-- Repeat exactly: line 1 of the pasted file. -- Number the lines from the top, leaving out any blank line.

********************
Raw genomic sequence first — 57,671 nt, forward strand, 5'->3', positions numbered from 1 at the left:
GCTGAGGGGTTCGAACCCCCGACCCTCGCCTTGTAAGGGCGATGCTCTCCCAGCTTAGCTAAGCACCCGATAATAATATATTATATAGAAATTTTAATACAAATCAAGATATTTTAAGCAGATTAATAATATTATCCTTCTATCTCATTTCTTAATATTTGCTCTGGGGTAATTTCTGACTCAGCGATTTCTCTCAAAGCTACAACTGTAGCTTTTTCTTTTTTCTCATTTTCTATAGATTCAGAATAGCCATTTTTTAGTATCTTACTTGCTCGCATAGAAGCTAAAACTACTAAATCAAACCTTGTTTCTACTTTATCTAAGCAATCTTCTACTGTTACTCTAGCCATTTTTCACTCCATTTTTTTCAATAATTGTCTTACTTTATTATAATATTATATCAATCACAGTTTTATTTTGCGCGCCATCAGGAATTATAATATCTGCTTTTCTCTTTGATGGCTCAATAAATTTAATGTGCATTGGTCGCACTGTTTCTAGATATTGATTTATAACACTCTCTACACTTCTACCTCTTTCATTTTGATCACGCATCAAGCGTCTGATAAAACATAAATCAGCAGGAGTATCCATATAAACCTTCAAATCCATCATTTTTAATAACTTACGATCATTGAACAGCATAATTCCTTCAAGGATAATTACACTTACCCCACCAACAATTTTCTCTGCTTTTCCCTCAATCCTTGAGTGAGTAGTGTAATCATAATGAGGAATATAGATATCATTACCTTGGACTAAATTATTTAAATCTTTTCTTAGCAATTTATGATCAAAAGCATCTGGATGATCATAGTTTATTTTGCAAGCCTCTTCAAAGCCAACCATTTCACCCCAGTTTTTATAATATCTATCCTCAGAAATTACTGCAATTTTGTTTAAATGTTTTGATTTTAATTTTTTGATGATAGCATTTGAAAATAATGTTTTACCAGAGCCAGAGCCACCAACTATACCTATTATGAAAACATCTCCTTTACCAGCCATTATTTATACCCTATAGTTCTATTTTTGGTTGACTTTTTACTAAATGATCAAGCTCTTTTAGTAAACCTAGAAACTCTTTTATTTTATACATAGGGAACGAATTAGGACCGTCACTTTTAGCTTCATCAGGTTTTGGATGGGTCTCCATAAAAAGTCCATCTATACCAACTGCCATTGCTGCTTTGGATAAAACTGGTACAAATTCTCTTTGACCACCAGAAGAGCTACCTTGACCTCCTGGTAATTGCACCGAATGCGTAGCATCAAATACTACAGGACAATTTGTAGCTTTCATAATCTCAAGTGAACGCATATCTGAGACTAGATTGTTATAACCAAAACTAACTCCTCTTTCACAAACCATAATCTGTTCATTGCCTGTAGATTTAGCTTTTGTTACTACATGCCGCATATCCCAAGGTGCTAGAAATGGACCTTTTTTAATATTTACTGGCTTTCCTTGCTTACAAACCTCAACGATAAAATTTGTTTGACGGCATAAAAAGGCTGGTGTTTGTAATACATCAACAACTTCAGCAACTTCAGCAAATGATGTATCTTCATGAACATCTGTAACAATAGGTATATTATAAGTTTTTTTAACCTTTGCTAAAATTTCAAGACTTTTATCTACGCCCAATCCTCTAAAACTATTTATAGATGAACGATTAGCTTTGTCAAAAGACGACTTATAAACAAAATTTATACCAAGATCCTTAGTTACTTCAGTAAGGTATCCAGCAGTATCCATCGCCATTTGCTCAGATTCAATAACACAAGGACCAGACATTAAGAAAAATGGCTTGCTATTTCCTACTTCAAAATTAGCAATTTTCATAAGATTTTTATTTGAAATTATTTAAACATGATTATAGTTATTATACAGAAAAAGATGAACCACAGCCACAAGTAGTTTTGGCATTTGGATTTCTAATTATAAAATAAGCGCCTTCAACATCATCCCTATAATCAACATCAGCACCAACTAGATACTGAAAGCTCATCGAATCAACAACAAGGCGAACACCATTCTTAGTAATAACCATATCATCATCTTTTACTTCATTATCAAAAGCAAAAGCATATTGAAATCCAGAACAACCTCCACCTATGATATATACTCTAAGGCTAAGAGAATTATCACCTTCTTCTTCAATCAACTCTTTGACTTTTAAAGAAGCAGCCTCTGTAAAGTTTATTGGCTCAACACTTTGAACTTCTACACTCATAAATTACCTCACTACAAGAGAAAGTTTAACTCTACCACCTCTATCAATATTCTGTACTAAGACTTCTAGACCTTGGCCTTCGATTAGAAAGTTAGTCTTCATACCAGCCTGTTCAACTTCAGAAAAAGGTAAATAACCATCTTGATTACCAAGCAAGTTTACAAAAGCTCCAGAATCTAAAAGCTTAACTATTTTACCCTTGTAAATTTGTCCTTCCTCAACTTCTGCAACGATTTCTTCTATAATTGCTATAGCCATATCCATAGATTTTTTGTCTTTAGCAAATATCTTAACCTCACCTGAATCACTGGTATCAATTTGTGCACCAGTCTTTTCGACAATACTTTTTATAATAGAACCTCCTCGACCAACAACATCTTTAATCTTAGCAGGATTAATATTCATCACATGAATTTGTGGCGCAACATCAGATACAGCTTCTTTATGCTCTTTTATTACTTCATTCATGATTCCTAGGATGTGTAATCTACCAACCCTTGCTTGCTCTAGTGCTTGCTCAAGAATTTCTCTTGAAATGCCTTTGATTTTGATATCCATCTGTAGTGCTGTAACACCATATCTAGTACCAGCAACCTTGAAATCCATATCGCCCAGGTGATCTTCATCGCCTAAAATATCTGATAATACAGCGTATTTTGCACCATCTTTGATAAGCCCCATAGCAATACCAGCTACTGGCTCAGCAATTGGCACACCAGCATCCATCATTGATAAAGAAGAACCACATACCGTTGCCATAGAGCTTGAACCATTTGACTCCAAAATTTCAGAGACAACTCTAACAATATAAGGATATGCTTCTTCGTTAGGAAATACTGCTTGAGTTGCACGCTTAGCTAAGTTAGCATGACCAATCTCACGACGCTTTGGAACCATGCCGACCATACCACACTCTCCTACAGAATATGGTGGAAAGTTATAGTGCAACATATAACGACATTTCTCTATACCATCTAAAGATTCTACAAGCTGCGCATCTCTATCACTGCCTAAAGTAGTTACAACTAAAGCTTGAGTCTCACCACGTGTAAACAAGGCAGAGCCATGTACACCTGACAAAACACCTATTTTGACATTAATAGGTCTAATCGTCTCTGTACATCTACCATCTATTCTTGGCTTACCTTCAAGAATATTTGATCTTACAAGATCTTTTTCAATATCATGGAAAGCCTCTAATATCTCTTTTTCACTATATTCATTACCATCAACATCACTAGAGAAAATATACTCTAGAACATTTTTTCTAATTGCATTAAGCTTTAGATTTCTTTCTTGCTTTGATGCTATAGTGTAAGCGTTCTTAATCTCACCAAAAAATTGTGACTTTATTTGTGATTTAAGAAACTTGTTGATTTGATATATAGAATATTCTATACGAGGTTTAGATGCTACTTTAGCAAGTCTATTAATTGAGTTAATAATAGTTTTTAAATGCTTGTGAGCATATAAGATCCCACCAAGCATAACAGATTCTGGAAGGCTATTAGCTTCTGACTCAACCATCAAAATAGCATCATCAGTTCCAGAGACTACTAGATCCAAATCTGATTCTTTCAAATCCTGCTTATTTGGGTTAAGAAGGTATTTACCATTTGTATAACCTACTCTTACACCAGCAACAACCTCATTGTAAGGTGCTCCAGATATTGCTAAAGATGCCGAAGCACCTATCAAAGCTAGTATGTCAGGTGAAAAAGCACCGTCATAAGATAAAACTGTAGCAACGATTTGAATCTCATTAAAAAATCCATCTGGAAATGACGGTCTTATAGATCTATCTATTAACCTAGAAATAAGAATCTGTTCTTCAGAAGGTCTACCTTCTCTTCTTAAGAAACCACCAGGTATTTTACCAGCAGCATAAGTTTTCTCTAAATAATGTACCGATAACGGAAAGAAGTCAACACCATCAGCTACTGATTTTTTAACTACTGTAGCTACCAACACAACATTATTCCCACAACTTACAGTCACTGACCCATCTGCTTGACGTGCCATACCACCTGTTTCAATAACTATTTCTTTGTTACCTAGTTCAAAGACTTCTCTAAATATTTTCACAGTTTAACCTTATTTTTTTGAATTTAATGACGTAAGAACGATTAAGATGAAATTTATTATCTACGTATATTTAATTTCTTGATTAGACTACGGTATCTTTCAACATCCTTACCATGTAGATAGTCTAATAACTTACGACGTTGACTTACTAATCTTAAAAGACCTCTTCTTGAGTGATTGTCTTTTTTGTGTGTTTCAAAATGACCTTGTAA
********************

Raw genomic sequence first — 57,671 nt, forward strand, 5'->3', positions numbered from 1 at the left: